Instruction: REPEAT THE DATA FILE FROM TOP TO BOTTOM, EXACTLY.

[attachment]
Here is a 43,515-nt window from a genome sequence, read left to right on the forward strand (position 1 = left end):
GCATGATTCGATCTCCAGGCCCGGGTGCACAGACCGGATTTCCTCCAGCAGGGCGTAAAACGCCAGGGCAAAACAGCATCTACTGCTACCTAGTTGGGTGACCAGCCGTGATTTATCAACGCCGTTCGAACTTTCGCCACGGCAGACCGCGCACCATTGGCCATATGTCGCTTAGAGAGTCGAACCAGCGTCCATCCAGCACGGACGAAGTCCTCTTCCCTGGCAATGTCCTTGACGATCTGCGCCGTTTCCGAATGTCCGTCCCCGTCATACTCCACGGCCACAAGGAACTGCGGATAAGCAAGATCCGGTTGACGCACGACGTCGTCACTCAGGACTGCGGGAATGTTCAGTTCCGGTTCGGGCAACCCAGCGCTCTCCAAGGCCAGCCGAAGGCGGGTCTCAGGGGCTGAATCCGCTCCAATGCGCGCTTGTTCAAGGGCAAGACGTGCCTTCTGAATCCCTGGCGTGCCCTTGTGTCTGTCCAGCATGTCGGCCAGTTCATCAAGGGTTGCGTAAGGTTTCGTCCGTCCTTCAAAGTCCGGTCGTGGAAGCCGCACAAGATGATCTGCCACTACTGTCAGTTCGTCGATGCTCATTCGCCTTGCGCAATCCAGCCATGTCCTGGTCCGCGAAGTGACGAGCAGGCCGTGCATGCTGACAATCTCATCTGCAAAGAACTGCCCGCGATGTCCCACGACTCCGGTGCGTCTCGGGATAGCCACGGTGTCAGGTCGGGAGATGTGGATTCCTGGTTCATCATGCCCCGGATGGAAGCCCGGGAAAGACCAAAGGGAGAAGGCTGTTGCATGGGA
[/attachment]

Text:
Here is a 43,515-nt window from a genome sequence, read left to right on the forward strand (position 1 = left end):
GCATGATTCGATCTCCAGGCCCGGGTGCACAGACCGGATTTCCTCCAGCAGGGCGTAAAACGCCAGGGCAAAACAGCATCTACTGCTACCTAGTTGGGTGACCAGCCGTGATTTATCAACGCCGTTCGAACTTTCGCCACGGCAGACCGCGCACCATTGGCCATATGTCGCTTAGAGAGTCGAACCAGCGTCCATCCAGCACGGACGAAGTCCTCTTCCCTGGCAATGTCCTTGACGATCTGCGCCGTTTCCGAATGTCCGTCCCCGTCATACTCCACGGCCACAAGGAACTGCGGATAAGCAAGATCCGGTTGACGCACGACGTCGTCACTCAGGACTGCGGGAATGTTCAGTTCCGGTTCGGGCAACCCAGCGCTCTCCAAGGCCAGCCGAAGGCGGGTCTCAGGGGCTGAATCCGCTCCAATGCGCGCTTGTTCAAGGGCAAGACGTGCCTTCTGAATCCCTGGCGTGCCCTTGTGTCTGTCCAGCATGTCGGCCAGTTCATCAAGGGTTGCGTAAGGTTTCGTCCGTCCTTCAAAGTCCGGTCGTGGAAGCCGCACAAGATGATCTGCCACTACTGTCAGTTCGTCGATGCTCATTCGCCTTGCGCAATCCAGCCATGTCCTGGTCCGCGAAGTGACGAGCAGGCCGTGCATGCTGACAATCTCATCTGCAAAGAACTGCCCGCGATGTCCCACGACTCCGGTGCGTCTCGGGATAGCCACGGTGTCAGGTCGGGAGATGTGGATTCCTGGTTCATCATGCCCCGGATGGAAGCCCGGGAAAGACCAAAGGGAGAAGGCTGTTGCATGGGA